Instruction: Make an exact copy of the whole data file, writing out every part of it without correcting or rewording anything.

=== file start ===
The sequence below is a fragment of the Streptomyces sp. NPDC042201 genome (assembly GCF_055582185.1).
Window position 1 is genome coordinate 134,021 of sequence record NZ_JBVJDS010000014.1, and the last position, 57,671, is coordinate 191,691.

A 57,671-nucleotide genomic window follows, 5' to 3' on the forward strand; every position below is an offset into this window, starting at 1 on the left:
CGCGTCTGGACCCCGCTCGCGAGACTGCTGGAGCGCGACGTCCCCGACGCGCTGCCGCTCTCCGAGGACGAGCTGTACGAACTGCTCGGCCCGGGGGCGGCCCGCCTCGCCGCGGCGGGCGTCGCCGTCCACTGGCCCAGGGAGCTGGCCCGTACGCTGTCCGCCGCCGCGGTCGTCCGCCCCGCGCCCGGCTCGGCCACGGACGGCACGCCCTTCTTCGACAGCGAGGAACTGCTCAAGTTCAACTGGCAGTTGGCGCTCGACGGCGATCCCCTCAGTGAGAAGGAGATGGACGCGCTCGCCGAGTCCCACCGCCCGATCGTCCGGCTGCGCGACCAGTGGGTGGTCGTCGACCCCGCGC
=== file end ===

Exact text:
The sequence below is a fragment of the Streptomyces sp. NPDC042201 genome (assembly GCF_055582185.1).
Window position 1 is genome coordinate 134,021 of sequence record NZ_JBVJDS010000014.1, and the last position, 57,671, is coordinate 191,691.

A 57,671-nucleotide genomic window follows, 5' to 3' on the forward strand; every position below is an offset into this window, starting at 1 on the left:
CGCGTCTGGACCCCGCTCGCGAGACTGCTGGAGCGCGACGTCCCCGACGCGCTGCCGCTCTCCGAGGACGAGCTGTACGAACTGCTCGGCCCGGGGGCGGCCCGCCTCGCCGCGGCGGGCGTCGCCGTCCACTGGCCCAGGGAGCTGGCCCGTACGCTGTCCGCCGCCGCGGTCGTCCGCCCCGCGCCCGGCTCGGCCACGGACGGCACGCCCTTCTTCGACAGCGAGGAACTGCTCAAGTTCAACTGGCAGTTGGCGCTCGACGGCGATCCCCTCAGTGAGAAGGAGATGGACGCGCTCGCCGAGTCCCACCGCCCGATCGTCCGGCTGCGCGACCAGTGGGTGGTCGTCGACCCCGCGC